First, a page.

On days when I lift my head above the torrent of details at the Women’s Center, I check out a few sources of current thinking, especially as relate to women’s experience.
I’ve found a lot of insightful articles in Wear Your Voice magazine. However, a recent article left me wondering about their editorial oversight. Where does a righteous rant cross over into hate speech? In particular, when does the buzzword ‘intersectionality’ become a weapon rather than a rallying cry?
At Oakland Women’s Center, 73% of our members are Black, with an increasing number of Latinas. Every day brings a new twist in the ways their lives are shaped by abuse, exclusion, and poverty. Our job is to find a path through the damage to begin the healing, and then eventually mobilize their full power as women. It’s a slow process, fraught with fearful setbacks. The women have taught me more than I can say about patience, about the pointlessness of ‘expectations’, about the power of believing in their essential value and uniqueness.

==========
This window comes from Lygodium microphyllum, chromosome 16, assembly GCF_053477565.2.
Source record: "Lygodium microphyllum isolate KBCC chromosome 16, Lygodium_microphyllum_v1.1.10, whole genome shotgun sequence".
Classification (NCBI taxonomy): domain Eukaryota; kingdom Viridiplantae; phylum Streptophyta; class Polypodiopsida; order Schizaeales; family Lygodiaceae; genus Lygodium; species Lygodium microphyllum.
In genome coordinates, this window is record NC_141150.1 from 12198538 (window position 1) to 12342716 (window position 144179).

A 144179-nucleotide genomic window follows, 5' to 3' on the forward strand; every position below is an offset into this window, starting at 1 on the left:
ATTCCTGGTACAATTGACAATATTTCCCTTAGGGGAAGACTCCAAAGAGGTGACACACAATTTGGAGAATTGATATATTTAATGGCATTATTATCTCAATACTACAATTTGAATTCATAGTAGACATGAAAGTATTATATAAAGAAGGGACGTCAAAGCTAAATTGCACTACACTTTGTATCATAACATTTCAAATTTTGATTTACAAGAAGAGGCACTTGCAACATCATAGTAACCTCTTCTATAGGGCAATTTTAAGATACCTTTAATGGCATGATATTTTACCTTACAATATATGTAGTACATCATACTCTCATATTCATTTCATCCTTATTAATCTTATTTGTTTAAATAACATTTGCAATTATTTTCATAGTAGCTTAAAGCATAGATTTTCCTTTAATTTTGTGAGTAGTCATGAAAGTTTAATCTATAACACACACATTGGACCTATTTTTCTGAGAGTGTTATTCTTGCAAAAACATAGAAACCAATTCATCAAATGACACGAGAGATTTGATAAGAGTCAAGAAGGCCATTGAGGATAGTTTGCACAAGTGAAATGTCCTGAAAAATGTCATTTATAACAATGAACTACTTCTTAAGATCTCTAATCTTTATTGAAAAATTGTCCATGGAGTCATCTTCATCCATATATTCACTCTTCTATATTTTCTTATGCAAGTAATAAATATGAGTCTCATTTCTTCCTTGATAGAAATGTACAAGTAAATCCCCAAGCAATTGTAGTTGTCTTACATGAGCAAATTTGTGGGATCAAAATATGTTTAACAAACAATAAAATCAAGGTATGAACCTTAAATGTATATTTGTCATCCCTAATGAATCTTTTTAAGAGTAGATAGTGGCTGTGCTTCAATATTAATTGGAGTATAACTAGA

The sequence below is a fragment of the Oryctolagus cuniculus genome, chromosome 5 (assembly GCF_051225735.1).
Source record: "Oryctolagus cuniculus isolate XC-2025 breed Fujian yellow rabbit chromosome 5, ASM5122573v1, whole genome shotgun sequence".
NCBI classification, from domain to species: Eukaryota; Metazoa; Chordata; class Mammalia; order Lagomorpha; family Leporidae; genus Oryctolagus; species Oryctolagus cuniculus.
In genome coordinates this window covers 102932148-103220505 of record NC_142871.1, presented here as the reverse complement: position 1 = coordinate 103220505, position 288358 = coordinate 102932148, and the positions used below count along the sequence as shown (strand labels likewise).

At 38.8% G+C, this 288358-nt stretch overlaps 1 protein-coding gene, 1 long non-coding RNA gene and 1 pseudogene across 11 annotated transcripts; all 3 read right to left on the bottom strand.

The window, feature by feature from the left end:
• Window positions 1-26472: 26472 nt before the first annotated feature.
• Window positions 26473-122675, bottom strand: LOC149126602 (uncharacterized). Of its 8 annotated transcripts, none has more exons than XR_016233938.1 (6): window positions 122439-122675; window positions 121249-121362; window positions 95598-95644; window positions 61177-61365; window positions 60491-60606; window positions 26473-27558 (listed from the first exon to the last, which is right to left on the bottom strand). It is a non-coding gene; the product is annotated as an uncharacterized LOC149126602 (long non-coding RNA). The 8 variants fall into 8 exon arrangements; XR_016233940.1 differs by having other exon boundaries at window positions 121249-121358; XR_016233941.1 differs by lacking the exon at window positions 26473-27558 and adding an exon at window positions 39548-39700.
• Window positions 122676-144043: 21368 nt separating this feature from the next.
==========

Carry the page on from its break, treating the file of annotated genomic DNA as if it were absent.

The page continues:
All women, no matter their ‘class’ or purported social privilege, share the millennial-old burden of second-class citizenship. This manifests in a whole range of painful ‘practices’, from the egregious violence of genital cutting and forced early marriage, to the quotidian undermining of self-worth by both men and by battalions of women who’ve not yet understood and embraced the value of sisterly support.
It’s important to me that publicly posted essays deliver insight and/or inspiration. Ranting for its own sake merely provokes anger, confusion, doubt. We’ve already got too much of that in major media.
What’s needed is a lot less rant and a lot more doing to improve women’s lives. Time has never been more of the essence.